The Wolastoq Grand Council is requesting support letters from our Allies; as individuals, organizations, and/or Groups.  For more information, contact Alma Brooks, 506-478-1256, almabrooks.26@outlook.com

Please send support letters to the following addresses:

The Wolastoq Grand Council,
Grand Chief; Ron Tremblay
50 Maliseet Drive
Fredericton, NB, E3A 2V9


David Coon
Office of the Green Party Leader
P.O. Box 6000
Fredericton, NB, E3B 5H1

Additional Information

  1. Indigenous and Northern Affairs Canada
Carolyn Bennett; Minister of Indigenous and Northern Affairs Canada; has assured the Wolastoq Grand Council in writing that; - “Canada is committed to a renewed nation to nation relationship with indigenous peoples based on the recognition of rights, respect, cooperation and partnership.”   Carolyn Bennett also stated that ; - “Achieving full reconciliation between indigenous and non-indigenous people in Canada is at the heart of Indigenous and Northern Affairs Canada’s mandate, and that the government of “Canada will engage with Indigenous peoples, provinces, territories, and Canadians on how to implement the Declaration in accordance with Canada’s Constitution”.

  1. Andrea Bear-Nicholas
As described in a 2011 article by Andrea Bear-Nicholas, Maliseet historian:  
  1. The first step in the dispossession for the indigenous peoples in the Maritimes began in earnest immediately after the British capture of the French fort at Louisbourg in 1758.   Where place names and names of First Nations in the entire region had been inscribed on earlier maps; both would soon be erased by colonial cartographers in a process described by J. B. Harley as cartographic colonialism.  The justifications for these erasures was found in the doctrine of discovery.   
  2. The second step in the dispossession of indigenous peoples in Nova Scotia began immediately after signing of the Treaty of 1760 by Passamaquoddy and Maliseet Leaders, and later the signing of the Mascarene Treaty.   Although there was no surrender of any lands in either of these Treaties; 1.5 million acres of Maliseet land which outlawed the surveying and expropriation of lands not yet ceded by the indigenous inhabitants or purchased by the Crown.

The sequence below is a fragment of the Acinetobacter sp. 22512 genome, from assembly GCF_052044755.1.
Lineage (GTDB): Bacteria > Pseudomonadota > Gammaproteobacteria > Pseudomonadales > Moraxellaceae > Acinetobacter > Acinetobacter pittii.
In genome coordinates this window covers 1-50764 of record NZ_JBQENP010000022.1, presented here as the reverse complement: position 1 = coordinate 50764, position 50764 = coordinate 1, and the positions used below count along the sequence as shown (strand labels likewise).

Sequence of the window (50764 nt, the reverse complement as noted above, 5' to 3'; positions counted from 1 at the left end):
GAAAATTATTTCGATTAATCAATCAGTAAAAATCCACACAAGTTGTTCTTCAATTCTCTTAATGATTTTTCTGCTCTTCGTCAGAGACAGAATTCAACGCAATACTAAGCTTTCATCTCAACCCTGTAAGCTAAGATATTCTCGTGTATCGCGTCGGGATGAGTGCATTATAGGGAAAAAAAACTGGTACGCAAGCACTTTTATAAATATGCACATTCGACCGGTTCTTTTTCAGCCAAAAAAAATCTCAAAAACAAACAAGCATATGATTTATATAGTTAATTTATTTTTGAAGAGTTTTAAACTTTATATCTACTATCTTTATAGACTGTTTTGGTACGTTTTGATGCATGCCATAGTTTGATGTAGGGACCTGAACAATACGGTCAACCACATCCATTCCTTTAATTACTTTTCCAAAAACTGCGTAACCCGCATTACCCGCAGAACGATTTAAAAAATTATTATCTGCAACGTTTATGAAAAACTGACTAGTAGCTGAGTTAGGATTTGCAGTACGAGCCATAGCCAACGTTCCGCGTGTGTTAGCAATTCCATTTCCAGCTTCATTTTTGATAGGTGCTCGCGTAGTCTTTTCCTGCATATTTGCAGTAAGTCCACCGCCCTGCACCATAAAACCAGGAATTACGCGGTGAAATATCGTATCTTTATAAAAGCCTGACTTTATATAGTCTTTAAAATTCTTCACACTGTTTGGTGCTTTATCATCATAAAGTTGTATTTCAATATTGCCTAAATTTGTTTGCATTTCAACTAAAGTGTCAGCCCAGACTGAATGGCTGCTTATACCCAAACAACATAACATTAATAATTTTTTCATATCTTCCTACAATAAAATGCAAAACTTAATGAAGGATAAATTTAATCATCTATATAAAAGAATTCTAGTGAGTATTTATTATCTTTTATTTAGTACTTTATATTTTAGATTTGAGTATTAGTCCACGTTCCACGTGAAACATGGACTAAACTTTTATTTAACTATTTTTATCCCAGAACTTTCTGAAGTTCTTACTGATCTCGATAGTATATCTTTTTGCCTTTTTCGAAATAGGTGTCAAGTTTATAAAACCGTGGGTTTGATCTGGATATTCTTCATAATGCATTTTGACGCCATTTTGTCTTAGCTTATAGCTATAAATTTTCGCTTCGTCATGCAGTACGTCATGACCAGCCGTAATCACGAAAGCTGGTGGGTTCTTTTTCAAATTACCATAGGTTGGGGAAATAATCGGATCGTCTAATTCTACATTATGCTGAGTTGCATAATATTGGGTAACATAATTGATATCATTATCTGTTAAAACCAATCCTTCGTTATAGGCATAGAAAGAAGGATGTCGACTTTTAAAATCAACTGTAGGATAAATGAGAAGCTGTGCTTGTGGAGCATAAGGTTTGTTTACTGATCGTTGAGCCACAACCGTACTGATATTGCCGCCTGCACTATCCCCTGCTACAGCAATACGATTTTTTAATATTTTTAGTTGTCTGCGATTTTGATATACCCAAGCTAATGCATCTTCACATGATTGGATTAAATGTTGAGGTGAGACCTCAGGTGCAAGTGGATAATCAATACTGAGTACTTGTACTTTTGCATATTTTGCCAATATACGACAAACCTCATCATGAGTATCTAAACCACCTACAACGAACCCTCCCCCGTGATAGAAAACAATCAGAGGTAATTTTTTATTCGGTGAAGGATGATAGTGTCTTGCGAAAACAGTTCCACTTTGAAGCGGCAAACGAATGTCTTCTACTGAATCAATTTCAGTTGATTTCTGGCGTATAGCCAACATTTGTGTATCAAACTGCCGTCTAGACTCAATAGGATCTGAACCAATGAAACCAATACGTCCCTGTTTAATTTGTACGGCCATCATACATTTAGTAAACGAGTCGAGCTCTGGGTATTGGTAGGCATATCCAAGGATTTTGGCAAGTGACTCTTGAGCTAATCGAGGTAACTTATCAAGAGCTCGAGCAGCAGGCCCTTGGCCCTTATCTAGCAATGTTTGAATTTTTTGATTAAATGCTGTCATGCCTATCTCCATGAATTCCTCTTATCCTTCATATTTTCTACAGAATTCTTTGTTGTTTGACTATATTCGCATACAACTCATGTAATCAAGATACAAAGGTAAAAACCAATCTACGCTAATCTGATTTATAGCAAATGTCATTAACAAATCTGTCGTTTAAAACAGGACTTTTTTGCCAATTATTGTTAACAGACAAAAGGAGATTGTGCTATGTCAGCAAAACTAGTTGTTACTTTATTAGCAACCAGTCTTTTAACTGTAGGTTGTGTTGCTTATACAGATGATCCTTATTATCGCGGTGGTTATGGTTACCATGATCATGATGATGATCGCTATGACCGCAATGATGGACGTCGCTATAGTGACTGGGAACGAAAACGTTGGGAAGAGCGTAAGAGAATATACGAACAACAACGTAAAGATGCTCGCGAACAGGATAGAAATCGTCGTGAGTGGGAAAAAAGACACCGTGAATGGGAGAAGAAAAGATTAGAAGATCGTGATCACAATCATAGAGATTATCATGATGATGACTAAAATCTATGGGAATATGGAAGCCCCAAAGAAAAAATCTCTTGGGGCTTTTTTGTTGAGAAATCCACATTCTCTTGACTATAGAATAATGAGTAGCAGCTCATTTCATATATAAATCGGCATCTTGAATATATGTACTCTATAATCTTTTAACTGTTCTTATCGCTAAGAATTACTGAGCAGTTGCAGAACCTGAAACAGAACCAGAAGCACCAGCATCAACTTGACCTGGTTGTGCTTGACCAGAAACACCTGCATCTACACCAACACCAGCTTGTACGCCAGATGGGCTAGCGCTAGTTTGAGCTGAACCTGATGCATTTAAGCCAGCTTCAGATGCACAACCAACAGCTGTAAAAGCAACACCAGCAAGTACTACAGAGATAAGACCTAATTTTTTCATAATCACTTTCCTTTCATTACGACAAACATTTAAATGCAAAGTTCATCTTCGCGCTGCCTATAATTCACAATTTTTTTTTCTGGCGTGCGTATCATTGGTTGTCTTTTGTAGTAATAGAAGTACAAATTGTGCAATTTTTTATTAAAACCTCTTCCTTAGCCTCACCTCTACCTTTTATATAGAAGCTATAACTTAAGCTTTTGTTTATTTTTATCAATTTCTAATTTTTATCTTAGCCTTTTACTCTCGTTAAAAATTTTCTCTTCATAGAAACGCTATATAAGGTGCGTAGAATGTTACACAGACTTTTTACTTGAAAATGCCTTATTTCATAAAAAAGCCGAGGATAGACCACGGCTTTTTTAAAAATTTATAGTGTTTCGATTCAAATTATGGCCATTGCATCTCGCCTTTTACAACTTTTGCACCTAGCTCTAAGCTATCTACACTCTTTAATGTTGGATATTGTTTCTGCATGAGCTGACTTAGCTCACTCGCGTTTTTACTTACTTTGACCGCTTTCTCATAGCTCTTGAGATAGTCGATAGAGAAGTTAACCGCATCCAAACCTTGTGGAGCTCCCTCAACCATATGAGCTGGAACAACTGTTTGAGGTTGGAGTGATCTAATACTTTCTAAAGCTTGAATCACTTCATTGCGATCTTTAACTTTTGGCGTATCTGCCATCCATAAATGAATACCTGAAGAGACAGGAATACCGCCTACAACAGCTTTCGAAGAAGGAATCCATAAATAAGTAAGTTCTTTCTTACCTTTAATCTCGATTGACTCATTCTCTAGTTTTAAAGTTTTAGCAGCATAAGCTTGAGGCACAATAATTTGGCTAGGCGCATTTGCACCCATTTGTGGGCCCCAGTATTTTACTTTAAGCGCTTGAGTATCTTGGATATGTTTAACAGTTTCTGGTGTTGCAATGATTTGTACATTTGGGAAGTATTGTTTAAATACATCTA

3. United Nations Declaration on the Rights of Indigenous Peoples
The United Nations Declaration on the Rights of Indigenous Peoples:   Articles 1, 2, 6, & 13   support and provide a guide for the implementation leading to reconciliation.

As a distinct ‘people,’ we have a right to our accurate identity and nationality.
  • Indigenous Peoples have the right to the full enjoyment as a collective or as individuals of all human rights and fundamental freedoms as recognized in the Charter of the United Nations, the Universal Declaration of Human Rights, and international human rights law. 
  • Indigenous peoples and individuals are free and equal to all other peoples and individuals and have the right to be free from any kind of discrimination, in the exercise of their rights, in particular that based on their indigenous origin and identity. 
  • Every indigenous individual has the right to their own nationality. 
  • Indigenous people have a right to retain their own names for communities, places and persons.  “States shall take effective measures to ensure that this right is protected”.